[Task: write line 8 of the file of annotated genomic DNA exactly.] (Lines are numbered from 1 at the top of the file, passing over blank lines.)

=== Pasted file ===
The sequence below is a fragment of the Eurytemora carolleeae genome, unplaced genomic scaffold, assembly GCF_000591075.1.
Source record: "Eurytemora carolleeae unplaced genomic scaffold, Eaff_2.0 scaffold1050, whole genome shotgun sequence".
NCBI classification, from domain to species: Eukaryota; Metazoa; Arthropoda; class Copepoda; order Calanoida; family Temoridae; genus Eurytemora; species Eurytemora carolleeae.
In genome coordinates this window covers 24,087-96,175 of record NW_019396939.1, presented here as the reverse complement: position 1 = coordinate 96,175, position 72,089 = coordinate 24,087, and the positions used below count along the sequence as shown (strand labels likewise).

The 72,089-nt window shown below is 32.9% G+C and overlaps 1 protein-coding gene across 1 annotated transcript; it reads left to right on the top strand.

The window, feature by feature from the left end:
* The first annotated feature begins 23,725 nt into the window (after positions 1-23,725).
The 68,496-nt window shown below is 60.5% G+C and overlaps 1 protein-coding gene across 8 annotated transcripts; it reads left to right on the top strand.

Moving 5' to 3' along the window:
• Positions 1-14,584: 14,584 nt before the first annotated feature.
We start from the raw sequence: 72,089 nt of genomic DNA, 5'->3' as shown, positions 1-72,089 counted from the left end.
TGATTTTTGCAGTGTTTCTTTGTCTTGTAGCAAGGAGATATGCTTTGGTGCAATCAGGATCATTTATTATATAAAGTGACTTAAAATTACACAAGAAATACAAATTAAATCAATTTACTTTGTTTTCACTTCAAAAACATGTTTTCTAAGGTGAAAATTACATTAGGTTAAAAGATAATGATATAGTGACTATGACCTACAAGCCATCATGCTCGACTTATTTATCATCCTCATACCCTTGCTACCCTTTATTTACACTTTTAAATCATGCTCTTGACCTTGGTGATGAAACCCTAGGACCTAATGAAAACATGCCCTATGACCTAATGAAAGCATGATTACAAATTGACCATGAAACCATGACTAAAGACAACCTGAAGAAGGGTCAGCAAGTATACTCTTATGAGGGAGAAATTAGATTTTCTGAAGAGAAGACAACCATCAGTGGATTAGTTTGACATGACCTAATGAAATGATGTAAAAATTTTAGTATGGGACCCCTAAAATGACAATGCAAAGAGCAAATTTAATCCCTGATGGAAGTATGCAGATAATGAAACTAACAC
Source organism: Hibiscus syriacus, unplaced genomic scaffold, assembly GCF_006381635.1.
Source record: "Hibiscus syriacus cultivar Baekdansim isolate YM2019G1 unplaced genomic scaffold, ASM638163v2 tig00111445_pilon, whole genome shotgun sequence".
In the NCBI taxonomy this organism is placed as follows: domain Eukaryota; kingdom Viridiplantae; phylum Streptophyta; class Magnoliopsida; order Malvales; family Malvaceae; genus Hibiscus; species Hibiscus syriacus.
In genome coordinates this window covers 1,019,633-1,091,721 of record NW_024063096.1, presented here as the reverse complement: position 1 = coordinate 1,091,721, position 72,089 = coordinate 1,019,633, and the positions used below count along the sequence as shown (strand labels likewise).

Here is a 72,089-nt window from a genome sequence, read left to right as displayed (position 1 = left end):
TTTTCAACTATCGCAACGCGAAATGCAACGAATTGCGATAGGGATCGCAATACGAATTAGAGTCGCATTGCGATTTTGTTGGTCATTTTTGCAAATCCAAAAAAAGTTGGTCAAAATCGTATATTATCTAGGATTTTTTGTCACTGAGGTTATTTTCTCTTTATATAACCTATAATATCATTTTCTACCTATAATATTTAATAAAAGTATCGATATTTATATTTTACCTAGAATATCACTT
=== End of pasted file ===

The 68,496-nt window shown below is 60.5% G+C and overlaps 1 protein-coding gene across 8 annotated transcripts; it reads left to right on the top strand.